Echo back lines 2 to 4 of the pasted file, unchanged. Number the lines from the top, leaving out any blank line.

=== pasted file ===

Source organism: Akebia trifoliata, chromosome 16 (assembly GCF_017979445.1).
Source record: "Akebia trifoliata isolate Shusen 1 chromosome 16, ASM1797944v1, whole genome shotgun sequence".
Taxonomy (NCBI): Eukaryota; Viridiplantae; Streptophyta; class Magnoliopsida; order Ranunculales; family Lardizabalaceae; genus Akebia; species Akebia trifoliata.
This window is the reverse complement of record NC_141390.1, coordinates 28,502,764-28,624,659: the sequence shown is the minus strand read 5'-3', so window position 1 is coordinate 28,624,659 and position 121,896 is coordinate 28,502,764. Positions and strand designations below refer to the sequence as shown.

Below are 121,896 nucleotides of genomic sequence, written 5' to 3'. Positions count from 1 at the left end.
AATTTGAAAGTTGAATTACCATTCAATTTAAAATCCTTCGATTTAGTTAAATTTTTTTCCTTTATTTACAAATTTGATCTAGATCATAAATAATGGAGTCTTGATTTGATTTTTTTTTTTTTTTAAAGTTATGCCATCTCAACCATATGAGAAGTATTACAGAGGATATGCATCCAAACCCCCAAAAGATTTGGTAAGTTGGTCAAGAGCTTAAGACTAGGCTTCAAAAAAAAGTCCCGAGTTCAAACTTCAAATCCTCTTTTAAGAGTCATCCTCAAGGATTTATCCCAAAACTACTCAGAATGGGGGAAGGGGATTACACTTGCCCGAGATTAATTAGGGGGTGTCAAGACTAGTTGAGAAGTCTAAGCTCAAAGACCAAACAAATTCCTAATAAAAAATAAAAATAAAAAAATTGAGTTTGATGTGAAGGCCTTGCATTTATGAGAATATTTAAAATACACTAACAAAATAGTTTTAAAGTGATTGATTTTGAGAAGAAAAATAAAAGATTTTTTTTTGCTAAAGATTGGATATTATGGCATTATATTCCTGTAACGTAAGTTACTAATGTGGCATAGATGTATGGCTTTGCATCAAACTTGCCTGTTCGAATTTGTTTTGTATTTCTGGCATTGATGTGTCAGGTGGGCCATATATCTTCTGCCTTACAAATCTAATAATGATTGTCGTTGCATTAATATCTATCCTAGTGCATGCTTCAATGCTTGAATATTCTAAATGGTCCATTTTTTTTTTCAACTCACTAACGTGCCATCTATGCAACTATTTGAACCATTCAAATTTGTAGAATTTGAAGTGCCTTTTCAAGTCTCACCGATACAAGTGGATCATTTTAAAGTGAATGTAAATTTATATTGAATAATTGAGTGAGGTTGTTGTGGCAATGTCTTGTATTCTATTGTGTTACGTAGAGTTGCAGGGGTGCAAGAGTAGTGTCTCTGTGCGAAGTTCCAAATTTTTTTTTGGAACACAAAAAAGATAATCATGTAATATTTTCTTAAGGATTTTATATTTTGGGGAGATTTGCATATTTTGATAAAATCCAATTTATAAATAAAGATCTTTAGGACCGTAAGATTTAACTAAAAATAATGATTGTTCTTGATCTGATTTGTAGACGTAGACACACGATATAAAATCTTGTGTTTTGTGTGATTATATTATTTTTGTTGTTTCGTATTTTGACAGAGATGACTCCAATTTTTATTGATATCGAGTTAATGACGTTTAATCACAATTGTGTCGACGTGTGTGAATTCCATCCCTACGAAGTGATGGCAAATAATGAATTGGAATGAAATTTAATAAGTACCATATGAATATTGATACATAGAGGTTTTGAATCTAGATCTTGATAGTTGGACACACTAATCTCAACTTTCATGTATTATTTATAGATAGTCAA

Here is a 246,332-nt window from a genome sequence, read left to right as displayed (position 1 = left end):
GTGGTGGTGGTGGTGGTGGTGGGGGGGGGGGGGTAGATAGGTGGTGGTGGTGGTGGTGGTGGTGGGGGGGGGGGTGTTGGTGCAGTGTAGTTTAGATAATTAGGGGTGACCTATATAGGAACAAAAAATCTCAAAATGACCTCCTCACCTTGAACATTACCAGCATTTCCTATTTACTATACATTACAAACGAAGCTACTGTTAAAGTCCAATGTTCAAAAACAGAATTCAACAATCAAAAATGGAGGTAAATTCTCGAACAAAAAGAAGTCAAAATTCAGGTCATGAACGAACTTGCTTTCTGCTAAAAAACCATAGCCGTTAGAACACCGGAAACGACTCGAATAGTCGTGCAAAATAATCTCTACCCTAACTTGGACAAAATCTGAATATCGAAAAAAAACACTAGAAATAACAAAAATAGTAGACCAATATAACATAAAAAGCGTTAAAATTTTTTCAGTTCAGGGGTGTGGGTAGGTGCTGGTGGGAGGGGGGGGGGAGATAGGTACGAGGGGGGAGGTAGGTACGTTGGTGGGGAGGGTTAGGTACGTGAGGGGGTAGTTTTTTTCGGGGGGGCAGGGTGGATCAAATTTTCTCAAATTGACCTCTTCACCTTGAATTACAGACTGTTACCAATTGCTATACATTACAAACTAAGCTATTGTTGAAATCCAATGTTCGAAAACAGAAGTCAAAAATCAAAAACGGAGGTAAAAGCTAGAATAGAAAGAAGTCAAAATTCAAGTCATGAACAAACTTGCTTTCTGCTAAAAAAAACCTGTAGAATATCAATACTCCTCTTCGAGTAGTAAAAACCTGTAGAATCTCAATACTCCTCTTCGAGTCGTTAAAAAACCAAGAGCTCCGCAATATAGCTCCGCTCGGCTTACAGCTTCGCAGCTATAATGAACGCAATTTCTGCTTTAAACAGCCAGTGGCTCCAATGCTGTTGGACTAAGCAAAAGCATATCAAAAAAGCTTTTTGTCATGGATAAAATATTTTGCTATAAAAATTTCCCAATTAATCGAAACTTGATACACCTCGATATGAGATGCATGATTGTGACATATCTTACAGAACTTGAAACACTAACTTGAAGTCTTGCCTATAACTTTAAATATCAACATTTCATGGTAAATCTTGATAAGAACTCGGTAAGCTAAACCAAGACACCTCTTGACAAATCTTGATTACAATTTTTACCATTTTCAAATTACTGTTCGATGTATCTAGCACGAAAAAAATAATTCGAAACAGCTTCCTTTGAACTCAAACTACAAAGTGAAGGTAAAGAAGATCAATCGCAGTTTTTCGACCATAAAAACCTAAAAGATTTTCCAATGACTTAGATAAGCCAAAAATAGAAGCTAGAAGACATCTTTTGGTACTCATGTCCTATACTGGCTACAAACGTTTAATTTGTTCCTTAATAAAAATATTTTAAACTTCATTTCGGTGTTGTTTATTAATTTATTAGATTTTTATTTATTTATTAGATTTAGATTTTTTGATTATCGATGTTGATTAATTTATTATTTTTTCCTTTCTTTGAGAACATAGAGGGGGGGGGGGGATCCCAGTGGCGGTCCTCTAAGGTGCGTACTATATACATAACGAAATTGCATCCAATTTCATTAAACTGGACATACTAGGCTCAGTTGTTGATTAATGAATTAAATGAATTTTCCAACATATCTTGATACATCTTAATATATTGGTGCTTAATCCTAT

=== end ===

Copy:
Source record: "Akebia trifoliata isolate Shusen 1 chromosome 16, ASM1797944v1, whole genome shotgun sequence".
Taxonomy (NCBI): Eukaryota; Viridiplantae; Streptophyta; class Magnoliopsida; order Ranunculales; family Lardizabalaceae; genus Akebia; species Akebia trifoliata.
This window is the reverse complement of record NC_141390.1, coordinates 28,502,764-28,624,659: the sequence shown is the minus strand read 5'-3', so window position 1 is coordinate 28,624,659 and position 121,896 is coordinate 28,502,764. Positions and strand designations below refer to the sequence as shown.